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Seven Great Sophomore Albums

by Rob Slater on October 17, 2013

A telling sign of longevity for a band or artist isn't the success of their debut album, but rather the ability to deliver with their sophomore record. Bursting onto the scene as a new band or solo artist is just part of the cycle of this world. Bands fade in, have their fifteen minutes, and fade out just as quickly. This is the American Idol culture we live in now, for better or worse. However, some bands stay and stake claim to our attention. They deliver on that second album and cement their legacy.

For every success story I'll list below, there are those on the other side. The Strokes' follow up to 2001's Is This It didn't quite deliver, to say the least. And who can forget Hootie and the Blowfish's follow up to 1994's classic Cracked Rear View? Everyone can, and everyone did. It was called Fairweather Johnson, in case you want to stump your friends in trivia sometime soon. Nonetheless, here are seven great sophomore albums worthy of your attention and admiration.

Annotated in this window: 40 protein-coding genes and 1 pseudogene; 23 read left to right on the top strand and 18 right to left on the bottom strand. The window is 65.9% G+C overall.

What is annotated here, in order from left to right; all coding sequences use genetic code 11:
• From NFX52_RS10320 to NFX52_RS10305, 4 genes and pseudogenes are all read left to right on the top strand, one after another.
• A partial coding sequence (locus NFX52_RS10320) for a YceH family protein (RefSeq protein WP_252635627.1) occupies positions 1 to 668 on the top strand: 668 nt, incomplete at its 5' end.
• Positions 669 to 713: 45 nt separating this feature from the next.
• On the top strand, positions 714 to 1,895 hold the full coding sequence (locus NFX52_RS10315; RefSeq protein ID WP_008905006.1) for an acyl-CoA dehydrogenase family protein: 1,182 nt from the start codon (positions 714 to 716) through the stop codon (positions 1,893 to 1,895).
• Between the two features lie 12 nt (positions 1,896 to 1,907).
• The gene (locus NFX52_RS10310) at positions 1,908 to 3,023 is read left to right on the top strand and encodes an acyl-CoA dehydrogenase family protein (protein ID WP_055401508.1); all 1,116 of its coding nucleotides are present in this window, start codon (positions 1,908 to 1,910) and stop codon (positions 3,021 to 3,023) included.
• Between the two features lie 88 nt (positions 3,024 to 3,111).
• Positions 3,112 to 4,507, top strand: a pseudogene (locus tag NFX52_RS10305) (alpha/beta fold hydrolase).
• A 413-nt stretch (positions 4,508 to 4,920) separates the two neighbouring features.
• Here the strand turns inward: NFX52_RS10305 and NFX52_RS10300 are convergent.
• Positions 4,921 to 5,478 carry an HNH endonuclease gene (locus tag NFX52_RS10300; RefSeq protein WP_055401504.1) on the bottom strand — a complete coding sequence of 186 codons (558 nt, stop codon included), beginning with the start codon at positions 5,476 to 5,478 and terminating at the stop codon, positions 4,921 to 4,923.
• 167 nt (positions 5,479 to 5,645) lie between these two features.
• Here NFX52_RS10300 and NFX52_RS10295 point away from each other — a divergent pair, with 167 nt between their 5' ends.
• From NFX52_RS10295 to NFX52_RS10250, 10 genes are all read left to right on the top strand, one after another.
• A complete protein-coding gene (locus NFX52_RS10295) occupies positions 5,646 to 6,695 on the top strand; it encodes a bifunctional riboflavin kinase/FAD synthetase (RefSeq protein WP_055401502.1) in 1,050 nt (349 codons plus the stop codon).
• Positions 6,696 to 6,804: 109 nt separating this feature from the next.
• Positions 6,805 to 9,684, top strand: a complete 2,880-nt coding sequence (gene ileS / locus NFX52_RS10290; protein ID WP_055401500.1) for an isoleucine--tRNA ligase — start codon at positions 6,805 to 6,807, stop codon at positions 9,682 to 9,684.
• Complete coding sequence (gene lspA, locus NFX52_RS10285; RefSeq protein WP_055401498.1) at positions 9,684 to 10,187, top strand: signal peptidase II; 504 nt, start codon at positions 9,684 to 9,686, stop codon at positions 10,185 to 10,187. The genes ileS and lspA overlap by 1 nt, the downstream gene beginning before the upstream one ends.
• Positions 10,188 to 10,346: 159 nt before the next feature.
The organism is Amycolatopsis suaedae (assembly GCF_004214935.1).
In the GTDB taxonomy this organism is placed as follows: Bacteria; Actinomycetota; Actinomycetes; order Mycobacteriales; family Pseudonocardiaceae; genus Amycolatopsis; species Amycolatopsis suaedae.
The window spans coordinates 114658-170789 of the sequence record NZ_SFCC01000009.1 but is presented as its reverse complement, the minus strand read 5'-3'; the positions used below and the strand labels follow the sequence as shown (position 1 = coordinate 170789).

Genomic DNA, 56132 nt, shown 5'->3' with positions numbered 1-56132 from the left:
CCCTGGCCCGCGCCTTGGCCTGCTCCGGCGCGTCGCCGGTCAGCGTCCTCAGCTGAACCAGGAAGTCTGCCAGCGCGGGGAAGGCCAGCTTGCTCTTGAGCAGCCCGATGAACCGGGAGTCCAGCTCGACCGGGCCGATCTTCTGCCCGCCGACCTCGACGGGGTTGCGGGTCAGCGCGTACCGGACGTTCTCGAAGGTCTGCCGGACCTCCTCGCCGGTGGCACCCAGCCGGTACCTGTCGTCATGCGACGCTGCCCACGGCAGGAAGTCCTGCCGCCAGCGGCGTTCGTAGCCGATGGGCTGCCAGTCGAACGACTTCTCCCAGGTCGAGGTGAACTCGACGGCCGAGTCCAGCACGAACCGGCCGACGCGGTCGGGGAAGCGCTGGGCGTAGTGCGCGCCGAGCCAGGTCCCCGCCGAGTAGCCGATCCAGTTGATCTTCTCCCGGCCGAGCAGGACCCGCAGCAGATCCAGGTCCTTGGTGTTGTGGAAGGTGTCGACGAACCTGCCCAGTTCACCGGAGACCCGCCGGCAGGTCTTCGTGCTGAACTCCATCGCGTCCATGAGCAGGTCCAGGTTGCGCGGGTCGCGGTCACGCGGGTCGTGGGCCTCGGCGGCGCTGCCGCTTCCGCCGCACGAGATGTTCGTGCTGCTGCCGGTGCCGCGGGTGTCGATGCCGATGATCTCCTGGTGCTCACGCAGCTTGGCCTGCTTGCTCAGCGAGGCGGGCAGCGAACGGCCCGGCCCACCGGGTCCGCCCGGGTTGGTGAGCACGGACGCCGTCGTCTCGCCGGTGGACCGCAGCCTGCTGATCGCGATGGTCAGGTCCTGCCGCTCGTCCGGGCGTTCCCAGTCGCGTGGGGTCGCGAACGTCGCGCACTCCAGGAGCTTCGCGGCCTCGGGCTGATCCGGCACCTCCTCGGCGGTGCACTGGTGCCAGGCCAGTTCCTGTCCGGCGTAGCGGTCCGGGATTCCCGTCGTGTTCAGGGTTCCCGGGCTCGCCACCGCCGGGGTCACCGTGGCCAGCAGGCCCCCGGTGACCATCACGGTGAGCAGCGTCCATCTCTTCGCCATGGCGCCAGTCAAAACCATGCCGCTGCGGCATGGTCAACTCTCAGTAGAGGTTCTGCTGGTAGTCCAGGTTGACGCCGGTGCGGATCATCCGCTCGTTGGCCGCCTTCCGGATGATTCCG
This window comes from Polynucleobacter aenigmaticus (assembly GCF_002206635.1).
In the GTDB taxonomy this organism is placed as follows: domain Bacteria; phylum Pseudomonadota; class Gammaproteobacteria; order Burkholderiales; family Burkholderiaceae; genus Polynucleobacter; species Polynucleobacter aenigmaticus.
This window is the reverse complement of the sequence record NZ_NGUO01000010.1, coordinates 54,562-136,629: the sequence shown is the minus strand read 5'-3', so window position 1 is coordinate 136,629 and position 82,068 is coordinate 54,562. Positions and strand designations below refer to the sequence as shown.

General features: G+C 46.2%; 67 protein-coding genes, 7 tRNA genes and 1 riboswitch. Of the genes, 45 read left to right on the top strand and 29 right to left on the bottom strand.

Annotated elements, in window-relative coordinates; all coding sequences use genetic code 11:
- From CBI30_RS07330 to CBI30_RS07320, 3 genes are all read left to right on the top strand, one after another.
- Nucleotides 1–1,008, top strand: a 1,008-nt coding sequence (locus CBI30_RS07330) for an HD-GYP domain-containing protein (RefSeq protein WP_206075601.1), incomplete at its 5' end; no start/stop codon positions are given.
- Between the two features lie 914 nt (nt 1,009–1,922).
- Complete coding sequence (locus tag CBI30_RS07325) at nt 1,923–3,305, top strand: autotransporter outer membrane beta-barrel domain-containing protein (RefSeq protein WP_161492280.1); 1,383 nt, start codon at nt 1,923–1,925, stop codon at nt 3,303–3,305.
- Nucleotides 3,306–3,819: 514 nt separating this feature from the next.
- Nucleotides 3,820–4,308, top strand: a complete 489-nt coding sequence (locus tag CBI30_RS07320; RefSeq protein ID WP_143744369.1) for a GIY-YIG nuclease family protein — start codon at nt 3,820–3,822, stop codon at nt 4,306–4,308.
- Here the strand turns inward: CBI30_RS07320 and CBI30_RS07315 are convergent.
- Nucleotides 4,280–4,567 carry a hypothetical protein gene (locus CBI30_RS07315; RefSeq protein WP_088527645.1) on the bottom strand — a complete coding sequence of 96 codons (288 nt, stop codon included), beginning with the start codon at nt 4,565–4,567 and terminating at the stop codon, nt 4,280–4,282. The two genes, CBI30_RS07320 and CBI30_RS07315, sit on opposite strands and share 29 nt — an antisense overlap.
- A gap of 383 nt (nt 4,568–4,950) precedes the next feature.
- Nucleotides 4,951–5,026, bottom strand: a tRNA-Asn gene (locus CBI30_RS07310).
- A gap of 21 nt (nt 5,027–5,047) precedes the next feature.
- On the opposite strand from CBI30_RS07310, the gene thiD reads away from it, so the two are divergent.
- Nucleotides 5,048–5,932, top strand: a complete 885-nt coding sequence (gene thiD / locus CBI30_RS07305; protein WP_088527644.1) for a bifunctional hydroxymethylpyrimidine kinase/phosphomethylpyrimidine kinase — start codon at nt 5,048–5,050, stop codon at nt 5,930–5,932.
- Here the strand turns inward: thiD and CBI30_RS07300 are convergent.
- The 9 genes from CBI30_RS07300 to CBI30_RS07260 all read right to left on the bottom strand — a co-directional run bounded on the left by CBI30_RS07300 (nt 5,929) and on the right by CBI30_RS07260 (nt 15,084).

Nirvana: Nevermind (1991)

If you asked a group of people to name Nirvana's debut record, most will probably deliver this 1991 grunge masterpiece as the answer. They're wrong, as you might expect. Nirvana's debut came in 1989 when they released Bleach. For comparison, Bleach didn't chart at all in America. Nevermind, to date, has sold ten million copies.

There are few moments in music that grab you quite like the opening of "Smells Like Teen Spirit." The release of energy and angst that personified the early 90's Seattle scene is palpable in the first few notes and continues throughout the record. Nevermind is a rock masterpiece from start to finish and completely erased any memory of Bleach.